The Big Picture

 Introduction and interview by Jeffrey Toobin.

There are always a handful of law professors whose influence transcends the academy. Tim Wu, who joined the Columbia Law School faculty in 2006, is one of those rare few, and he practices and studies in perhaps the hottest legal field of all—the fast-changing law of telecommunications. Wu’s latest project takes a look back at how the law has shaped the technologies of the past and present, and in this conversation, we look ahead to new paths for the future.
JT / You are working on a new book. Tell me about it.

TW / It’s an intellectual history of communications systems in the United States. It’s the story of the 20th-century birth of film, radio, the telephone, and the laws and ideas that shape what the media becomes.

Very roughly, these media are born into chaos, and then become highly concentrated empires by the 1930s—in line with the economic principles dominant in those times. That lasts until the 1970s, when the first attacks come from things like cable television, and then all hell breaks loose in the 1990s and 2000s.

JT / Is it your view that technology caused the communications networks to be built the way they were, or were they more an act of will by the people who were running them?
TW / That’s the central puzzle in the book. Is it destiny, or is it our ideas that shape the future? I am firmly of the view that the ideas drive the history of the media—that the technology made it easier, but that the ideologies of the time shape the way Americans end up communicating.

You can see this clearly in the 1920s and ’30s. That is an age where centralized systems are seen as the ideal—whether the Ford Motor Company, or the planned economy of the Soviet Union. The thinking is that you really have to consolidate everything and plan things from the center. The Bell System—a government-supported monopoly—becomes the perfect, shining example of what a centrally controlled communications system looked like.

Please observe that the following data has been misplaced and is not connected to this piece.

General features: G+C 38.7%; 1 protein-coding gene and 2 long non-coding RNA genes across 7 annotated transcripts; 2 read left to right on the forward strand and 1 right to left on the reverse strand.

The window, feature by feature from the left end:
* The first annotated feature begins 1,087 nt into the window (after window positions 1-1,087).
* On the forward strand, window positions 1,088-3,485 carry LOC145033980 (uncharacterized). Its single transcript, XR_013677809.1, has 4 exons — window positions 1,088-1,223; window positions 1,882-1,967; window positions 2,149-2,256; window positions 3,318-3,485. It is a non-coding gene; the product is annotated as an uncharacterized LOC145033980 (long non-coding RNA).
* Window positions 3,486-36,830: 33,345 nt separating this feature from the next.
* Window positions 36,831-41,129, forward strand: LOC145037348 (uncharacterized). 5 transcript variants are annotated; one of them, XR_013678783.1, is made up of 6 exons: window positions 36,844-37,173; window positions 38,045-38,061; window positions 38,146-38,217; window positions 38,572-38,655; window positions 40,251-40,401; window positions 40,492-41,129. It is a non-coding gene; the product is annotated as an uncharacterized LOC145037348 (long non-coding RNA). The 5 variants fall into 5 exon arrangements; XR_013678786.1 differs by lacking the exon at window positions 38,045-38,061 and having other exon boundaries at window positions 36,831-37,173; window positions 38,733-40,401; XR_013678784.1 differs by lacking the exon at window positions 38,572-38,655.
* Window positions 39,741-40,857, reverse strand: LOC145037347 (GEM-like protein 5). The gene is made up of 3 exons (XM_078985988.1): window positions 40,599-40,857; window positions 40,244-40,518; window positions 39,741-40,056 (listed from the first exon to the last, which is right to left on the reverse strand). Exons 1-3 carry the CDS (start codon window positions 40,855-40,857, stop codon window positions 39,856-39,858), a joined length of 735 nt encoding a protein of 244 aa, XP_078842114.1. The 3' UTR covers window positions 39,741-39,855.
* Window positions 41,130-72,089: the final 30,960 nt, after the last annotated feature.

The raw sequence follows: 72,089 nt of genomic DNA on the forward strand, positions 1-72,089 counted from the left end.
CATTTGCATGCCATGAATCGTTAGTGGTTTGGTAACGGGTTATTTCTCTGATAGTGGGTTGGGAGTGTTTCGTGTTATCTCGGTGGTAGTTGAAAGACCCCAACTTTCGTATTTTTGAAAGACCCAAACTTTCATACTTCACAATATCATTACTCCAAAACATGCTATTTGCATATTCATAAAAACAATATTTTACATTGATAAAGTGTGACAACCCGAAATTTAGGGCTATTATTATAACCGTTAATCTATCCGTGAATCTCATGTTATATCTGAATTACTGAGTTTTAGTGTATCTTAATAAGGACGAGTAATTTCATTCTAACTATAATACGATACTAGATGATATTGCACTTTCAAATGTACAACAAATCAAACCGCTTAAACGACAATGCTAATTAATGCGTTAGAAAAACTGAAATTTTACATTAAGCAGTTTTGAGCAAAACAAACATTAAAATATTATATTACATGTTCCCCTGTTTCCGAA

I think that what people see as the future has an enormous influence on what they design in the present. The future was to be one of perfect, centralized corporations and even economies, and so we built our media in that image.
JT / I’m particularly interested in your take on the phone model.

TW / In the book, I say that a country’s communications system varies by being more or less centralized—that’s one of the central themes. What you’re calling the “phone model” is the Bell System, one of the most centralized systems of mass communications ever designed. It is exceeded, however, by the network TV and radio models at their height. At its high point, in the mid-1950s, for instance, 83 percent of American TV households were tuned into an episode of The Ed Sullivan Show. Even Barack Obama or the Super Bowl cannot match that. 
JT / And what caused that model to break down?
TW / I think it’s the same things that caused the socialist state to break down, and some of what caused some of the welfare state to break down, and the same things that caused a lot of giant U.S. companies to run into trouble. The truth is that you lose as well as gain with massive centralization. Friedrich Hayek, the economist, understood this best: When decisions are made from the center, you lose the benefits of local information.
When the Soviet Union would decide exactly how much grain would be produced, the central bureaucracy was not in a good position to know everything. In the media world, it was just a guess that all Americans actually wanted to see I Love Lucy, and a pretty rough guess. And if you just have one centralized person deciding all of that, your decisions are often off. So that’s the problem of centralized systems.
JT / And what was the beginning of the end for that network model with respect to TV and telephone?
TW / Much changed in the ’60s and ’70s. There was an enormous backlash against centralized commercial systems. In my book, it is the invention of cable, the birth of independent film, and, of course, the mass Internet that begin the great challenge to the media empires of the 20th century.